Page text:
Vespa scooters capture the spirit of Rome

STORY: For many, a Vespa is not just a way to get around town.

The stylish scooters have become an ambassador of Italian style, a symbol of Rome.

"My passion for the Vespa stems from a love of everything that tells a story.''

Giuseppina Serra is the first woman ever to tour Spain on a vintage ‘gear-driven' Vespa.

Her journey was not only a personal odyssey but a testament to the resilience of women in the world of adventure travel.

"The Vespa is a woman and, therefore, she travels with a woman. There are many of us, I'm certainly not the only one, but not everyone has the strength to go a little further. People often ask me if I'm crazy and wonder how I could have traveled 7,000 kilometers. My answer is always, "I sit down and hit the gas," and she takes care of the rest."

The first Vespas were produced by the Piaggio company in 1946 after the Second World War when Italy had its aircraft industry severely restricted.

Piaggio turned its former expertise from making fighter planes into constructing the Vespa.

The name Vespa means wasp in Italian and is a nod to the noise the engine makes.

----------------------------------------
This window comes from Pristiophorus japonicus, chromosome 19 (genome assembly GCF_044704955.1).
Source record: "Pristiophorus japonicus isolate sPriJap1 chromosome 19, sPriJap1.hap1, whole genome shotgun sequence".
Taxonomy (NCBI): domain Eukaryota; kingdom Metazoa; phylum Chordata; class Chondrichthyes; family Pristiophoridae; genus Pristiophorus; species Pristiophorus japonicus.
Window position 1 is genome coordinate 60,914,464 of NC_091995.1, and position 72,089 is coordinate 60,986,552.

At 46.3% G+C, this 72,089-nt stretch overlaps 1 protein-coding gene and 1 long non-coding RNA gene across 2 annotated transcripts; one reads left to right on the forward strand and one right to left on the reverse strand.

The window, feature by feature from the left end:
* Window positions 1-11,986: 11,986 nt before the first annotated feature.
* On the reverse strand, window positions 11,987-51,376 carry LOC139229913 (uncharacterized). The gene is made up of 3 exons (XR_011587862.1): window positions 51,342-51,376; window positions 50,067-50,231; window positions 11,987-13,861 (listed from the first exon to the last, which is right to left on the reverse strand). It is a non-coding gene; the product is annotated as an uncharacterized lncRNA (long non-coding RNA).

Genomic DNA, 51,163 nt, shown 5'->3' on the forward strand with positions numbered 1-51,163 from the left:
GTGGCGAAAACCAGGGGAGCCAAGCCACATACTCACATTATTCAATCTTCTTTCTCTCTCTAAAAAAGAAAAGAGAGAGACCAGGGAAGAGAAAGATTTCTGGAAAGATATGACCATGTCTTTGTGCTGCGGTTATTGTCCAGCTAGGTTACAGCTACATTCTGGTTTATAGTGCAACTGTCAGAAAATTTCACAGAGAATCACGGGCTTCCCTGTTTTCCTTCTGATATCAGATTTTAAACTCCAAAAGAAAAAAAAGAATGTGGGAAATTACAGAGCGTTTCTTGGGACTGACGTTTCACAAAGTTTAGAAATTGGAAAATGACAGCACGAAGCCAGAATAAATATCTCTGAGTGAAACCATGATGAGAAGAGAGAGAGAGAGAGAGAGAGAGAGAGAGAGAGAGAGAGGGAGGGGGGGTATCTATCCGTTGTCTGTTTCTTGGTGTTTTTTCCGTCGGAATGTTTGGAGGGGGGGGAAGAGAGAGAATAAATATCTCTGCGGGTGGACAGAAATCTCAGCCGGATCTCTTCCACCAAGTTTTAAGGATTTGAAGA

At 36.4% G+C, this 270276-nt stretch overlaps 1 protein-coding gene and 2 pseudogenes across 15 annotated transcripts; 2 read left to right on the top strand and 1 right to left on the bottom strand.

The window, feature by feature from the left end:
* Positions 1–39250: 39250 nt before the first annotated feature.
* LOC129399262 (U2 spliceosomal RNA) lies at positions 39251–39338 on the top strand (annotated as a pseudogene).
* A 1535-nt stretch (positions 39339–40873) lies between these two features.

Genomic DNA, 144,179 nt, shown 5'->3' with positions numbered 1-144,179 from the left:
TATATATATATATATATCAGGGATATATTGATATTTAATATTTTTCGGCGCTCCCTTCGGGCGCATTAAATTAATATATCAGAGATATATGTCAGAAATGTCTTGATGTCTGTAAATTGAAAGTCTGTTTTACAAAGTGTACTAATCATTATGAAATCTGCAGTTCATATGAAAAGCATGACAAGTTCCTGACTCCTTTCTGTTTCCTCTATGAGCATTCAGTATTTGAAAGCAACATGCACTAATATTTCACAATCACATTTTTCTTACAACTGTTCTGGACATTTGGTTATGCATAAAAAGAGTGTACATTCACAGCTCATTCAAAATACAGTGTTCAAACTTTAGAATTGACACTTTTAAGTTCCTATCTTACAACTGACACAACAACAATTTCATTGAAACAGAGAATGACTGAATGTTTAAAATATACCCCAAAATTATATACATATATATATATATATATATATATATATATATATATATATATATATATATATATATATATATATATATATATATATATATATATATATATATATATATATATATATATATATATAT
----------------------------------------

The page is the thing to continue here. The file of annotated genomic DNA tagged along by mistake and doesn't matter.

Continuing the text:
Since then the scooter has given millions of Italians their freedom, providing cheap transportation.

And it continues to draw people from around the world to experience its enduring charm.

Jeff Smith and Preston Petrosie, tourists from Texas, took part in a Vespa tour of Rome:

(Jeff Smith, Tourist)

"The Vespas are beautiful machines. Look at this machine!”

(Preston Petrosie, Tourist)

"Well, the Vespa tour was something that I was very interested in coming on and so when I arrived here in Rome we...I booked actually a month in advance and in booking that the highlight was to go down the cobblestones streets, to feel the bumps, to feel the locals, and to have that experience of what Italy is about and all of that.”

(Giuseppina Serra, Vespa owner)

''It's an icon because it tells the past, because when I stop to talk with someone or when I take a coffee I always meet someone who says, "My grandfather had a Vespa," or "My father had a Vespa." The Vespa is part of each of us.''